Another Chinese eBay teardown! This is a “720p” LED projector, available from nearly everywhere for very little cash. But they are very little cash for a reason – they’re total shit. The resolution as stated is a blantant lie – the LCD panel used in these is usually around 320×240, nowhere near the 1280×720 as stated. Being small & portable, there’s very little lighting power available, and they barely work to a level watchable without eye strain even in a completely dark room. You literally get what you pay for! Above is the projector with the top removed, showing the main board, which is fairly densely populated.
The main processor appears to be an MST3M182VGC-LF-Z1, a SoC designed specifically for LCD TV applications. This runs the internal firmware from a serial flash, a PN25F32 32Mbit (4MB). As this projector has the capability to play files from USB & SD Card, as well as from A/V inputs, there’s an Alcor Micro AU6438BS USB 2.0 Single LUN Flash controller on the right to deal with the MicroSD slot interfacing. The left top corner of the board is completely dedicated to power control, with various switching converters & transistors.
The bottom of the board is also dedicated to the remaining portion of power control – more switching regulators here generate the voltage rails required for the SoC, along with LED drive.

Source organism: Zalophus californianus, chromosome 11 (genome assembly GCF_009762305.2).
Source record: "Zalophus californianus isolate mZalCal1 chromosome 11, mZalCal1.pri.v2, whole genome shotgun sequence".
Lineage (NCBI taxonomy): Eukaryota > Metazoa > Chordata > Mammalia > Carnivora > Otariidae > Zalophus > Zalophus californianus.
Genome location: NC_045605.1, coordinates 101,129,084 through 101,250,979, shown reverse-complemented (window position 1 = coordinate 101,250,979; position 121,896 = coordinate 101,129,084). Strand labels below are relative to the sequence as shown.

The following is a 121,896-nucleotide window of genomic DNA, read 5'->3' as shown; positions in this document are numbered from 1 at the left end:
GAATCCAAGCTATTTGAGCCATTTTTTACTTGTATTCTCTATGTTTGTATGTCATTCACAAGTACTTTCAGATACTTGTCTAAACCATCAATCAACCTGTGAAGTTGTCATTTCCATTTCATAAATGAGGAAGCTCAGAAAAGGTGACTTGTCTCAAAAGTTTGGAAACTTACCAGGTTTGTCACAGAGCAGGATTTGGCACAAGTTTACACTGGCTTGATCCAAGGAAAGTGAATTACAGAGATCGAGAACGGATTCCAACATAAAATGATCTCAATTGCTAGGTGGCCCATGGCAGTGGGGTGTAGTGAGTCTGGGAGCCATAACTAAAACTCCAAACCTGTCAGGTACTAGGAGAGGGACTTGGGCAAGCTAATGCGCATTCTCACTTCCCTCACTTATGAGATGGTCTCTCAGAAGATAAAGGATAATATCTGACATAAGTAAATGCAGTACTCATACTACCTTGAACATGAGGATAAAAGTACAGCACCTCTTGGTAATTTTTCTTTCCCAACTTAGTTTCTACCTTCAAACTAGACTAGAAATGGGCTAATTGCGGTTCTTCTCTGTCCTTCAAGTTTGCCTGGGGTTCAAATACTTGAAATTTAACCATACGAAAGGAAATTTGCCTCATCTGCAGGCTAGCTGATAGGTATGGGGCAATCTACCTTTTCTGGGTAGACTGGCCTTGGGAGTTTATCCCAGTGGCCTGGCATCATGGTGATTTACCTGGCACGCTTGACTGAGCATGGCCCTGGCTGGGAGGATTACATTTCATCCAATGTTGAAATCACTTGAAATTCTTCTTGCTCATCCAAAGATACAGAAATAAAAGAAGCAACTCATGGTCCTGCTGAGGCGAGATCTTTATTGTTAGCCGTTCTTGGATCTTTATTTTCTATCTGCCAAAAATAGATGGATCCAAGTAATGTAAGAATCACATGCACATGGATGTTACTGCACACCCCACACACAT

Removing the board allows access to the optical components of the projector.
Here the LED module has been removed from the casing, better showing the optical arrangement. There’s a Fresnel lens, then a polariser, the LCD panel itself, another lens, then the final turning mirror to the objective lens.
Here the rest of the optical components have been removed, showing the objective with it’s helical focusing track, which moves the lens, and the turning mirror. Behind the mirror is the pitiful speaker.
Here the main components are laid out, with lenses either side of the LCD & polariser.
Now onto the light source of the projector – the LED module. This is buried inside the module with a conical reflector, and a small heatsink on the back.
Removing the reflector shows the LED itself, with a thermal fuse in series for protection. The LED is screwed to the aluminium heatsink for cooling – my guess is this is roughly a 6W LED, with 3 series pairs of dies in parallel.